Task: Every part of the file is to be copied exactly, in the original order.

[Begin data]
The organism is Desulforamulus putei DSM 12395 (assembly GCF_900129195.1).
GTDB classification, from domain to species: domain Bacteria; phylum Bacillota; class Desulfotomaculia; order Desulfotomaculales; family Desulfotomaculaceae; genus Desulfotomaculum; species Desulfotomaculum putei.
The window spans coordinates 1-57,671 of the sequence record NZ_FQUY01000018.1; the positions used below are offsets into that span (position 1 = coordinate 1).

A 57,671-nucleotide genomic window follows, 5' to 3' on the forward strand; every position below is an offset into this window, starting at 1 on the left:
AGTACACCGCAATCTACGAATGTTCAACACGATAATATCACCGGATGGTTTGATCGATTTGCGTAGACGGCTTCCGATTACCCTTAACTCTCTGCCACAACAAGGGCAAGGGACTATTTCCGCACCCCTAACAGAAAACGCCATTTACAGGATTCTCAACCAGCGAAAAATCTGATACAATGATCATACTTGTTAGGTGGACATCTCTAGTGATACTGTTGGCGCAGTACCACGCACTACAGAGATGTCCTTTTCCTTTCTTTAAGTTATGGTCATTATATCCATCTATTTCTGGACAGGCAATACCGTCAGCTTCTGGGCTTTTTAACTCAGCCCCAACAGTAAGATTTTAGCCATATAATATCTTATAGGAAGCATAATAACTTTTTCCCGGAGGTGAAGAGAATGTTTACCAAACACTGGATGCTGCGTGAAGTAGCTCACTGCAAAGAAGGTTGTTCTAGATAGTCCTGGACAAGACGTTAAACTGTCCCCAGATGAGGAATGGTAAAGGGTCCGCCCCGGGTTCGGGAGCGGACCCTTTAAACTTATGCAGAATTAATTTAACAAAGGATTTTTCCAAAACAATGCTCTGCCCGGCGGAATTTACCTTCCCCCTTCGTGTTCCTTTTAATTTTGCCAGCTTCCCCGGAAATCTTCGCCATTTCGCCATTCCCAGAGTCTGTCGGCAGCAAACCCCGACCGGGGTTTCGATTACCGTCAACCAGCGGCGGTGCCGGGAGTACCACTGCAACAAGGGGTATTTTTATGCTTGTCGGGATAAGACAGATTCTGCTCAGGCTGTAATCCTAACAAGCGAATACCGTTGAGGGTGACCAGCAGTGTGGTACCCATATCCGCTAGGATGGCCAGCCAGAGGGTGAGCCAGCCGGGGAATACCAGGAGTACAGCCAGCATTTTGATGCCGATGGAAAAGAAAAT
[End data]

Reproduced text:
The organism is Desulforamulus putei DSM 12395 (assembly GCF_900129195.1).
GTDB classification, from domain to species: domain Bacteria; phylum Bacillota; class Desulfotomaculia; order Desulfotomaculales; family Desulfotomaculaceae; genus Desulfotomaculum; species Desulfotomaculum putei.
The window spans coordinates 1-57,671 of the sequence record NZ_FQUY01000018.1; the positions used below are offsets into that span (position 1 = coordinate 1).

A 57,671-nucleotide genomic window follows, 5' to 3' on the forward strand; every position below is an offset into this window, starting at 1 on the left:
AGTACACCGCAATCTACGAATGTTCAACACGATAATATCACCGGATGGTTTGATCGATTTGCGTAGACGGCTTCCGATTACCCTTAACTCTCTGCCACAACAAGGGCAAGGGACTATTTCCGCACCCCTAACAGAAAACGCCATTTACAGGATTCTCAACCAGCGAAAAATCTGATACAATGATCATACTTGTTAGGTGGACATCTCTAGTGATACTGTTGGCGCAGTACCACGCACTACAGAGATGTCCTTTTCCTTTCTTTAAGTTATGGTCATTATATCCATCTATTTCTGGACAGGCAATACCGTCAGCTTCTGGGCTTTTTAACTCAGCCCCAACAGTAAGATTTTAGCCATATAATATCTTATAGGAAGCATAATAACTTTTTCCCGGAGGTGAAGAGAATGTTTACCAAACACTGGATGCTGCGTGAAGTAGCTCACTGCAAAGAAGGTTGTTCTAGATAGTCCTGGACAAGACGTTAAACTGTCCCCAGATGAGGAATGGTAAAGGGTCCGCCCCGGGTTCGGGAGCGGACCCTTTAAACTTATGCAGAATTAATTTAACAAAGGATTTTTCCAAAACAATGCTCTGCCCGGCGGAATTTACCTTCCCCCTTCGTGTTCCTTTTAATTTTGCCAGCTTCCCCGGAAATCTTCGCCATTTCGCCATTCCCAGAGTCTGTCGGCAGCAAACCCCGACCGGGGTTTCGATTACCGTCAACCAGCGGCGGTGCCGGGAGTACCACTGCAACAAGGGGTATTTTTATGCTTGTCGGGATAAGACAGATTCTGCTCAGGCTGTAATCCTAACAAGCGAATACCGTTGAGGGTGACCAGCAGTGTGGTACCCATATCCGCTAGGATGGCCAGCCAGAGGGTGAGCCAGCCGGGGAATACCAGGAGTACAGCCAGCATTTTGATGCCGATGGAAAAGAAAAT